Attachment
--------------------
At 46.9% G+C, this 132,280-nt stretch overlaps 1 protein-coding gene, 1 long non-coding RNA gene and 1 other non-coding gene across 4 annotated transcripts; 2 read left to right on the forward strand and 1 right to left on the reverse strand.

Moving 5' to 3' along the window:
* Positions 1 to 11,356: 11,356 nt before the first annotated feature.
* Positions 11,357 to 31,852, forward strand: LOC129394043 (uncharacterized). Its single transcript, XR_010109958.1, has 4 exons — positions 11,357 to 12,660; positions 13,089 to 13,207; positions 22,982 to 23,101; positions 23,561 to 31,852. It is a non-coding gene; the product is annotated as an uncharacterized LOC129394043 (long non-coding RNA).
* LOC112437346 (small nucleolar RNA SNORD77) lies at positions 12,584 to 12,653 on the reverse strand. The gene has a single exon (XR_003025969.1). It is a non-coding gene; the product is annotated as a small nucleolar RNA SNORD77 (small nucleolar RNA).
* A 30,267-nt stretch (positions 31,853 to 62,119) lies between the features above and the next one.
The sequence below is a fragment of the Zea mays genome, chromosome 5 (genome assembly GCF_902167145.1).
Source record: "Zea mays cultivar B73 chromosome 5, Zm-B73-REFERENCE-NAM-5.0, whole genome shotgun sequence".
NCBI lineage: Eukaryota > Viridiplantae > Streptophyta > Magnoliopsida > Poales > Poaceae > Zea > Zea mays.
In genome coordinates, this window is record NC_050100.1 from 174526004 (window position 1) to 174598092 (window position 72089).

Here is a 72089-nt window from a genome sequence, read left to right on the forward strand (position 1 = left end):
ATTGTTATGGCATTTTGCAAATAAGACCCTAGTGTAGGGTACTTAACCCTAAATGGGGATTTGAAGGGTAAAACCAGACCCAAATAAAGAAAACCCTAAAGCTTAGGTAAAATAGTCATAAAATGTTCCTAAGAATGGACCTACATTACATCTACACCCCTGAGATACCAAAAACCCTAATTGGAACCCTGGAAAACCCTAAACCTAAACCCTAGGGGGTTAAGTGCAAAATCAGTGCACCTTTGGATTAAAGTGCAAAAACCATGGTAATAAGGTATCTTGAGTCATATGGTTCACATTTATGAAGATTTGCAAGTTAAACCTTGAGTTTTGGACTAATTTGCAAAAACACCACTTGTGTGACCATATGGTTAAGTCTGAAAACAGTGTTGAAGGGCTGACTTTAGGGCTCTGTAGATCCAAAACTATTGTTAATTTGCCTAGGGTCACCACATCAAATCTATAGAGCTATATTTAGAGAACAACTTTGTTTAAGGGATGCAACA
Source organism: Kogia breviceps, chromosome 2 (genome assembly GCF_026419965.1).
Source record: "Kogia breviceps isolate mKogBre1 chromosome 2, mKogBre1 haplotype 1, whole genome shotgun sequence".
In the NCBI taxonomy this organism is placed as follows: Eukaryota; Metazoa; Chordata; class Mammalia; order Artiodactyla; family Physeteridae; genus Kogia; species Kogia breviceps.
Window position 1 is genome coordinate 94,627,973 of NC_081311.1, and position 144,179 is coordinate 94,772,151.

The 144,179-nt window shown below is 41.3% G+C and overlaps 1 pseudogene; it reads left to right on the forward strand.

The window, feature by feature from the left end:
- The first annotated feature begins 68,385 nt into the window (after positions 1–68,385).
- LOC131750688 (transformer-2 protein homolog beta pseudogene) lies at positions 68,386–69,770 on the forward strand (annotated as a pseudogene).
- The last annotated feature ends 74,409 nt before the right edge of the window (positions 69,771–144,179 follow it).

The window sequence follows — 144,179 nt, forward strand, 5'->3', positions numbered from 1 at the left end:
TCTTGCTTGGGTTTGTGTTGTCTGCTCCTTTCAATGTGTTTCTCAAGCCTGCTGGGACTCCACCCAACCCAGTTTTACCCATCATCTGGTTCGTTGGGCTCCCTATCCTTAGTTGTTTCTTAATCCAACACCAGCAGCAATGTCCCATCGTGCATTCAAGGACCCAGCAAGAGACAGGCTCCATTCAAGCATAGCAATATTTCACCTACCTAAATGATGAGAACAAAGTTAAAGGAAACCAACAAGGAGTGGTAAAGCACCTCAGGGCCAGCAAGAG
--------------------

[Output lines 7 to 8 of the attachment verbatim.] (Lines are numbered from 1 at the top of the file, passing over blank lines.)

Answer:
The sequence below is a fragment of the Zea mays genome, chromosome 5 (genome assembly GCF_902167145.1).
Source record: "Zea mays cultivar B73 chromosome 5, Zm-B73-REFERENCE-NAM-5.0, whole genome shotgun sequence".